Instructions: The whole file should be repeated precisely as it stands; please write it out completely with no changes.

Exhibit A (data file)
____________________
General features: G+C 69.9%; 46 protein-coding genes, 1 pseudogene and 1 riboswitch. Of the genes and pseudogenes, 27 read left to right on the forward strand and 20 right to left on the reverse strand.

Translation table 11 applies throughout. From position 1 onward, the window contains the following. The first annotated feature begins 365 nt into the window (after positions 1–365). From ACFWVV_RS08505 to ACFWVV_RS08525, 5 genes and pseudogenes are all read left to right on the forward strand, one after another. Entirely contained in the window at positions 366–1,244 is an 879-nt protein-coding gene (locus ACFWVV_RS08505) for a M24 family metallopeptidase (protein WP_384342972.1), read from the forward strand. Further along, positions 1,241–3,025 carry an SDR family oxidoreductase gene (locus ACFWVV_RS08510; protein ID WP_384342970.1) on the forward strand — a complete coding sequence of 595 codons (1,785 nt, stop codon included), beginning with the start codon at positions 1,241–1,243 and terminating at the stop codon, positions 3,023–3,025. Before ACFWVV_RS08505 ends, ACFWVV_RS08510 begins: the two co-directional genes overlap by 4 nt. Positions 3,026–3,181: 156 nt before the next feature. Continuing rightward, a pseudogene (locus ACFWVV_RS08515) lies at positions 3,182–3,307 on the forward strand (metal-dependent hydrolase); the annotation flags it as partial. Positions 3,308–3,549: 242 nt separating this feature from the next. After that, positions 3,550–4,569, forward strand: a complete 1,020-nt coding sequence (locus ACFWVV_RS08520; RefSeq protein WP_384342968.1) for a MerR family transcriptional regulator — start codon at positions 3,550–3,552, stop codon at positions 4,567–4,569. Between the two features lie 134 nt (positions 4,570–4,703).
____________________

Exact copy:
General features: G+C 69.9%; 46 protein-coding genes, 1 pseudogene and 1 riboswitch. Of the genes and pseudogenes, 27 read left to right on the forward strand and 20 right to left on the reverse strand.

Translation table 11 applies throughout. From position 1 onward, the window contains the following. The first annotated feature begins 365 nt into the window (after positions 1–365). From ACFWVV_RS08505 to ACFWVV_RS08525, 5 genes and pseudogenes are all read left to right on the forward strand, one after another. Entirely contained in the window at positions 366–1,244 is an 879-nt protein-coding gene (locus ACFWVV_RS08505) for a M24 family metallopeptidase (protein WP_384342972.1), read from the forward strand. Further along, positions 1,241–3,025 carry an SDR family oxidoreductase gene (locus ACFWVV_RS08510; protein ID WP_384342970.1) on the forward strand — a complete coding sequence of 595 codons (1,785 nt, stop codon included), beginning with the start codon at positions 1,241–1,243 and terminating at the stop codon, positions 3,023–3,025. Before ACFWVV_RS08505 ends, ACFWVV_RS08510 begins: the two co-directional genes overlap by 4 nt. Positions 3,026–3,181: 156 nt before the next feature. Continuing rightward, a pseudogene (locus ACFWVV_RS08515) lies at positions 3,182–3,307 on the forward strand (metal-dependent hydrolase); the annotation flags it as partial. Positions 3,308–3,549: 242 nt separating this feature from the next. After that, positions 3,550–4,569, forward strand: a complete 1,020-nt coding sequence (locus ACFWVV_RS08520; RefSeq protein WP_384342968.1) for a MerR family transcriptional regulator — start codon at positions 3,550–3,552, stop codon at positions 4,567–4,569. Between the two features lie 134 nt (positions 4,570–4,703).